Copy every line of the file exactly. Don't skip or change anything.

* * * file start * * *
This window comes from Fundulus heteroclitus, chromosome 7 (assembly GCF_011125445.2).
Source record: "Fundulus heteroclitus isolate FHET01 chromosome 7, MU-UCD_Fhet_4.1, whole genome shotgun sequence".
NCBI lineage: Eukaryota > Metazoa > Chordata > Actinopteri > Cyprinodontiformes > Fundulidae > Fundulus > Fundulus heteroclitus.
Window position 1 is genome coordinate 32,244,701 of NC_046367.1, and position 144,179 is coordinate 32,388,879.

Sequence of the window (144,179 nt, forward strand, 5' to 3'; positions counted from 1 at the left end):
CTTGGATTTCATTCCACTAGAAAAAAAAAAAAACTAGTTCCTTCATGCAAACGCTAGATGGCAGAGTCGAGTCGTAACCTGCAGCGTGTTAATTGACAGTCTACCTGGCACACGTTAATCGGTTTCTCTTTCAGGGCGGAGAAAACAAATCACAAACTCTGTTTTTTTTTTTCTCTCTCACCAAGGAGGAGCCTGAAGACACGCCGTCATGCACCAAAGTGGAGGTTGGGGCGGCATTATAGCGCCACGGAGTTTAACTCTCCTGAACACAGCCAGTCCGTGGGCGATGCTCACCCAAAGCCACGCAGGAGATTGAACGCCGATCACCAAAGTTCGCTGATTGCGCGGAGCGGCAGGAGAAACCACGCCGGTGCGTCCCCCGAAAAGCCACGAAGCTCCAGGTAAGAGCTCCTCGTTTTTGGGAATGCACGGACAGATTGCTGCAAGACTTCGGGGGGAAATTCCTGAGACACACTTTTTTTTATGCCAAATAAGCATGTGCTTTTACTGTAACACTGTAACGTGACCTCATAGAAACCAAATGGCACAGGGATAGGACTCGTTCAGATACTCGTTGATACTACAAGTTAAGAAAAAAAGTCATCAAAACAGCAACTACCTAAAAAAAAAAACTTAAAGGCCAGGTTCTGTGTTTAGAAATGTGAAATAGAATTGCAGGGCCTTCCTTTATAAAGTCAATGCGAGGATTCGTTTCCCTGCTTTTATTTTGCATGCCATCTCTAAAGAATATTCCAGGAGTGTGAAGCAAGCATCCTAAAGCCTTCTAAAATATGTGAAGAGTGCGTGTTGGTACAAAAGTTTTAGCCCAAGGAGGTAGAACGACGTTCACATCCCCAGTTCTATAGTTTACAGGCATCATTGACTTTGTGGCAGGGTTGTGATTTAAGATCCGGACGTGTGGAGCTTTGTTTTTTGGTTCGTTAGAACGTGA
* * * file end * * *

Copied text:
This window comes from Fundulus heteroclitus, chromosome 7 (assembly GCF_011125445.2).
Source record: "Fundulus heteroclitus isolate FHET01 chromosome 7, MU-UCD_Fhet_4.1, whole genome shotgun sequence".
NCBI lineage: Eukaryota > Metazoa > Chordata > Actinopteri > Cyprinodontiformes > Fundulidae > Fundulus > Fundulus heteroclitus.
Window position 1 is genome coordinate 32,244,701 of NC_046367.1, and position 144,179 is coordinate 32,388,879.

Sequence of the window (144,179 nt, forward strand, 5' to 3'; positions counted from 1 at the left end):
CTTGGATTTCATTCCACTAGAAAAAAAAAAAAACTAGTTCCTTCATGCAAACGCTAGATGGCAGAGTCGAGTCGTAACCTGCAGCGTGTTAATTGACAGTCTACCTGGCACACGTTAATCGGTTTCTCTTTCAGGGCGGAGAAAACAAATCACAAACTCTGTTTTTTTTTTTCTCTCTCACCAAGGAGGAGCCTGAAGACACGCCGTCATGCACCAAAGTGGAGGTTGGGGCGGCATTATAGCGCCACGGAGTTTAACTCTCCTGAACACAGCCAGTCCGTGGGCGATGCTCACCCAAAGCCACGCAGGAGATTGAACGCCGATCACCAAAGTTCGCTGATTGCGCGGAGCGGCAGGAGAAACCACGCCGGTGCGTCCCCCGAAAAGCCACGAAGCTCCAGGTAAGAGCTCCTCGTTTTTGGGAATGCACGGACAGATTGCTGCAAGACTTCGGGGGGAAATTCCTGAGACACACTTTTTTTTATGCCAAATAAGCATGTGCTTTTACTGTAACACTGTAACGTGACCTCATAGAAACCAAATGGCACAGGGATAGGACTCGTTCAGATACTCGTTGATACTACAAGTTAAGAAAAAAAGTCATCAAAACAGCAACTACCTAAAAAAAAAAACTTAAAGGCCAGGTTCTGTGTTTAGAAATGTGAAATAGAATTGCAGGGCCTTCCTTTATAAAGTCAATGCGAGGATTCGTTTCCCTGCTTTTATTTTGCATGCCATCTCTAAAGAATATTCCAGGAGTGTGAAGCAAGCATCCTAAAGCCTTCTAAAATATGTGAAGAGTGCGTGTTGGTACAAAAGTTTTAGCCCAAGGAGGTAGAACGACGTTCACATCCCCAGTTCTATAGTTTACAGGCATCATTGACTTTGTGGCAGGGTTGTGATTTAAGATCCGGACGTGTGGAGCTTTGTTTTTTGGTTCGTTAGAACGTGA